All in for
Financial aid

What is California’s new #Allin4FinancialAid Policy?

As of January 2022, California has a new financial aid application completion requirement for local educational agencies (LEAs), including high schools, school districts, county offices of education, and charter schools. LEAs must ensure that high school seniors are completing and submitting the Free Application for Federal Student Aid (FAFSA) or California Dream Act Application (CADAA) (California Budget 2021-22 and AB 469). LEAs are responsible for implementing this requirement when the new financial aid application season launches on October 1, 2022.


How is California Doing on Financial Aid Completion?

California educates approximately 1 out of every 10 K-12 students in the nation. Alarmingly, thousands of aid-eligible students from lower-income communities and students of color attend high schools with some of the lowest financial aid application rates in the state. Students who would benefit the most from financial aid are less likely to applyOnly 50% of California’s senior class of 2021 completed the FAFSA or CADAA.

Why is the #Allin4FinancialAid Policy important?

In Ed Trust—West’s Hidden Figures brief, we estimated that  $550 million in federal and state aid could be left on the table if California schools and districts don’t do more to reduce racial equity gaps in financial aid completion rates. California ranks number one across the nation in unused aid, leaving the most Pell Grant dollars on the table due in part to low financial aid application completions. These funds are critical to enabling more students from low-income communities to access higher education or vocational certificates.

How can Local Education Agencies (LEAs) Implement California’s #Allin4FinancialAid Policy?

One of the most significant barriers to attaining a degree is college affordability–but it does not have to be. Beginning October 1, 2022, all local educational agencies in California are responsible for ensuring that their high school seniors complete and submit the FAFSA, CADAA, or opt-out. It’s time to inform all high school seniors and their parents/guardians that aid is available to help them attend college. Explore the recommendations and implementation resources below:

We encourage LEAs to set a goal to reach or exceed 80% financial aid application completion for all high school seniors. Setting goals will support your LEA in establishing shared objectives to focus actions, prioritizing available resources, and engaging in goal-oriented practices that prioritize as a county-district-school-community–wide effort. Establish friendly competition and celebrate your students, high schools, districts, and county offices of education for success in increasing financial aid application completion rates and developing a college-going culture.

Activity: Do you know your school’s/district’s current financial aid completion rate? Click here to learn. Based on this information, what financial aid completion rate could you set ad a goal for your school/district? For example, increase FAFSA/CADAA completion rate in my district to 85% by 2023-24.

Activity: What funding sources can your school/district utilize to fund financial aid completion efforts? Click here to learn.

The California Student Aid Commission provides live and recorded training and professional development resources to help LEAs implement California’s #Allin4FinancialAid Policy. Learn more here.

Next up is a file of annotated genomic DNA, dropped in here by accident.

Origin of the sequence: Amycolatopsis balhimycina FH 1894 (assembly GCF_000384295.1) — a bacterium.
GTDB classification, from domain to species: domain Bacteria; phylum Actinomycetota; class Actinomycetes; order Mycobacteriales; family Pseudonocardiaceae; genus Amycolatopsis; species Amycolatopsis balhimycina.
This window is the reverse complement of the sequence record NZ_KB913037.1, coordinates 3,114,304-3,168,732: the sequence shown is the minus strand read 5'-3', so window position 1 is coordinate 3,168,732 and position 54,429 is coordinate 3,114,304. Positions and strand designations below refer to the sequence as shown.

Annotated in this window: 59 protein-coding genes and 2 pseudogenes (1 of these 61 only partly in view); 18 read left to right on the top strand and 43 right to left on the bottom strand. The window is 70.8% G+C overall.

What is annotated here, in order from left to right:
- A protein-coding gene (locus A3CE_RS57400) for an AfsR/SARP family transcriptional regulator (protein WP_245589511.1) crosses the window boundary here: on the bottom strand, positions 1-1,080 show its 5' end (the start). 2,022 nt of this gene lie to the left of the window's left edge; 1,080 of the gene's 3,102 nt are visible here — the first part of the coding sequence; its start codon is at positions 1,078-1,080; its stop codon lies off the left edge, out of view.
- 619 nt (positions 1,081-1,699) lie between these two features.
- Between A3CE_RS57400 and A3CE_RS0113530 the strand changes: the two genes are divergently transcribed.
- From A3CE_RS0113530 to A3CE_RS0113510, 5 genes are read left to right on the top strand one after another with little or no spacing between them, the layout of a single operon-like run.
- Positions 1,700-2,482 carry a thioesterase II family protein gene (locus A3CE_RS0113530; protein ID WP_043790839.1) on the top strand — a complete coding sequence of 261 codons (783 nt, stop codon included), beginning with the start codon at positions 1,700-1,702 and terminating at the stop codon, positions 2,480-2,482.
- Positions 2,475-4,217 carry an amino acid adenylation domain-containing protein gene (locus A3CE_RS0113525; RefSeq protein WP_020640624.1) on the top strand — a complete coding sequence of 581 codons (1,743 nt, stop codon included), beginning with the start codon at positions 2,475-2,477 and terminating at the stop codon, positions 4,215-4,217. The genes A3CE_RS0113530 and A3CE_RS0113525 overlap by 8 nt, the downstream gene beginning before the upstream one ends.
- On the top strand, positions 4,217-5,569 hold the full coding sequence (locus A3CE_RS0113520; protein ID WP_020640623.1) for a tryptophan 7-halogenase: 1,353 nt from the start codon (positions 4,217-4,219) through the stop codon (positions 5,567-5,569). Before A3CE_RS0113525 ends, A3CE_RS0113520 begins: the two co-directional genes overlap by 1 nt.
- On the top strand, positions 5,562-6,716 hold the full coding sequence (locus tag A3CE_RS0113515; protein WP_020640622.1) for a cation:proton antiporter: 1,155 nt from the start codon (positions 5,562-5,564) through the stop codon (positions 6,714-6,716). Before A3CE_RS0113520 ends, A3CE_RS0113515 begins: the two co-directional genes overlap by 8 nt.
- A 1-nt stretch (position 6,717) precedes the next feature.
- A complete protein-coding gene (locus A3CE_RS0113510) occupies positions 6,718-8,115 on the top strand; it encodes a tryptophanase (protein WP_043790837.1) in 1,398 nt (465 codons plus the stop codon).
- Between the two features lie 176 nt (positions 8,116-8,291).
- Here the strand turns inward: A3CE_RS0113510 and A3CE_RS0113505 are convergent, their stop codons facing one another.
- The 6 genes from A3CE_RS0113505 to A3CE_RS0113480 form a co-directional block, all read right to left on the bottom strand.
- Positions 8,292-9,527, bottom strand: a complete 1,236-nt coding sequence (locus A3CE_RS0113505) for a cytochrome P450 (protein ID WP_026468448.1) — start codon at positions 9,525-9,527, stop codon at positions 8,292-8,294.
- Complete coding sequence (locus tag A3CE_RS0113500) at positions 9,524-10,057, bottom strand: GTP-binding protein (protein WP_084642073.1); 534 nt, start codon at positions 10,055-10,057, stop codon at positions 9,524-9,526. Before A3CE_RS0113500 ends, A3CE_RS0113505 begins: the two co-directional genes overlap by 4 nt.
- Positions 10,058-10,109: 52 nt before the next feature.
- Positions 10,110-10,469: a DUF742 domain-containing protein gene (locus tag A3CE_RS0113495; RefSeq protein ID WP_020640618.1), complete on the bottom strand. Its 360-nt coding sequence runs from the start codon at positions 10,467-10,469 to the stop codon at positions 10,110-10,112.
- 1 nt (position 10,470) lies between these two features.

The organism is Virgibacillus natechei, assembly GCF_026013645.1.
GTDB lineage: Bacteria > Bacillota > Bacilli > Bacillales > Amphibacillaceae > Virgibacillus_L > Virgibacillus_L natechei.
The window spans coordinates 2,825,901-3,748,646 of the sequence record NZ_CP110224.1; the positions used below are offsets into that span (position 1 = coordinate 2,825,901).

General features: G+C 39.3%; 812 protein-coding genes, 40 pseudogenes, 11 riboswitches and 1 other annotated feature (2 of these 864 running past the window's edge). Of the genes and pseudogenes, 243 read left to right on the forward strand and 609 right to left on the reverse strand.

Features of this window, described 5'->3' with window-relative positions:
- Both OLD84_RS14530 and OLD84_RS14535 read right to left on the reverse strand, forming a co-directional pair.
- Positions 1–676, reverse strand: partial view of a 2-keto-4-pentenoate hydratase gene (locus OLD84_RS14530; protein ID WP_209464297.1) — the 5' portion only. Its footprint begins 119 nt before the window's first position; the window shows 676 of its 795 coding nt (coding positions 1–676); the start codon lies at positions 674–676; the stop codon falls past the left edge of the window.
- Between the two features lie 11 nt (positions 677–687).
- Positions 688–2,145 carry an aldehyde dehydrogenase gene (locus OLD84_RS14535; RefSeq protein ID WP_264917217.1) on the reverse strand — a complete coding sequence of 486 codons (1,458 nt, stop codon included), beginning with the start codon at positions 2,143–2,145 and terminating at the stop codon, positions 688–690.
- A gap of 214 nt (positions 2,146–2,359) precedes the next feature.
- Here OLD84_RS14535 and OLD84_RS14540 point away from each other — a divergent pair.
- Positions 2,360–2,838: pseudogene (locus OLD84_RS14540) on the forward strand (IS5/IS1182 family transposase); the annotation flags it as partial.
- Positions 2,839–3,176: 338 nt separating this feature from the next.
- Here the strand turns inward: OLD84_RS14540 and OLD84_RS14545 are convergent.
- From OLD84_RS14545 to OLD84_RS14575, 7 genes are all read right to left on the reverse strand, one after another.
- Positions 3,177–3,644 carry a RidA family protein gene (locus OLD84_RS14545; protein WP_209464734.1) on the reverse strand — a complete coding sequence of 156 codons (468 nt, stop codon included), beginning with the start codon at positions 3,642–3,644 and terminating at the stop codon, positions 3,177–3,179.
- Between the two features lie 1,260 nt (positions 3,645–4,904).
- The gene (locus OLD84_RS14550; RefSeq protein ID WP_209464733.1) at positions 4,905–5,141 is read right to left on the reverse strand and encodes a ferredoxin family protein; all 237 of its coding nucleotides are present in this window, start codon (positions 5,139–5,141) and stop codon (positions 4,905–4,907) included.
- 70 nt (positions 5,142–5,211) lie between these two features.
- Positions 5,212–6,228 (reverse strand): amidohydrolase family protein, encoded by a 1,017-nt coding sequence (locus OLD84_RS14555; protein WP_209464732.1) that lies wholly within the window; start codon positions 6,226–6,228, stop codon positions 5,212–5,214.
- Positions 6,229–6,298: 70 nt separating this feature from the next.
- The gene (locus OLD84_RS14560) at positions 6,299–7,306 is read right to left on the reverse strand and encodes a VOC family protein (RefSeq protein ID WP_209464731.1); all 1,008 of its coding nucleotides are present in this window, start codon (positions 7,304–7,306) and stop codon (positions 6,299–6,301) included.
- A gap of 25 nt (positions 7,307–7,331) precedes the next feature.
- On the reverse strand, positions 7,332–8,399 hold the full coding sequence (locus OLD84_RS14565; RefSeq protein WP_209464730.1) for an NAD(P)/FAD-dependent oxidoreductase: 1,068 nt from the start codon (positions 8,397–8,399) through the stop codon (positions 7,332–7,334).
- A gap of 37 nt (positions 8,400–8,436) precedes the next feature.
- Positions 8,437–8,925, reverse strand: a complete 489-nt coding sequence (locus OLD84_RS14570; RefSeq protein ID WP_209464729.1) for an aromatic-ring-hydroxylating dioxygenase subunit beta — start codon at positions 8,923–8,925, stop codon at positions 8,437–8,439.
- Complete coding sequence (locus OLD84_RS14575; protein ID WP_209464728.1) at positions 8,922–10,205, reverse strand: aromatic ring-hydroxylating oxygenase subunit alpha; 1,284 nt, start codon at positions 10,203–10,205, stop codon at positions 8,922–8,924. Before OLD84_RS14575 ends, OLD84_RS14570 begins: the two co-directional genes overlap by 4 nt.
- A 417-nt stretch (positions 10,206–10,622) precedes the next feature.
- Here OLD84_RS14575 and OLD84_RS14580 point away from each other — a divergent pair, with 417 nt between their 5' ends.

Ed Trust—West is happy to partner with your high school, district, and county office of education to assist with implementing California’s #Allin4FinancialAid Policy. Contact us to request a FREE briefing.

Foster Youth:

Financial Aid Guide for California Foster Youth by John Burton Advocates for Youth

Unhoused Youth:

Financial Aid Guide for California Homeless Youth by John Burton Advocates for Youth

Undocumented Students:

Financial Aid Checklist for CA Dream Act Application (CADAA) by Immigrants Rising

California Dream Act Overview by Immigrants Rising

California Dream Act Map, outlining the four phases required to successfully complete the CA Dream Act Application and receive all financial aid for which you are eligible, by Immigrants Rising


A Parent’s Guide to Financial Aid by GO Public Schools

Student and Parent resources by California Student Aid Commission

Financial Aid Checklist for Students and Parents by California Student Aid Commission

Activity: What are the financial aid completion rates of rates of racial/ethnic student groups, foster youth, homeless youth, and undocumented students at your school/district? How will you design targeted outreach to support these student populations?

Communication: We have crafted a sample outreach email that you can use to reach out to organizations for help with California’s #Allin4FinancialAid Policy

Vendor List of Organizations: We have compiled a vendor list of organizations across the state that can support your high school, district, and county office of education with financial aid completion.

  1. While this policy is new to California, many known best practices exist. For example, LEAs can collect financial aid application completion data for every high school senior to monitor progress and target specific resources for students who face barriers to completion or need extra assistance. LEAs can also identify community-based and partner organizations in their region to support via workshops, application support appointments, and special events. Lastly, since it can be of great help to schedule private meetings with students and their parents/guardians, strengthening systems to contact families may be necessary. To learn more, check out our Financial Aid Toolbox.

Advocacy Toolkit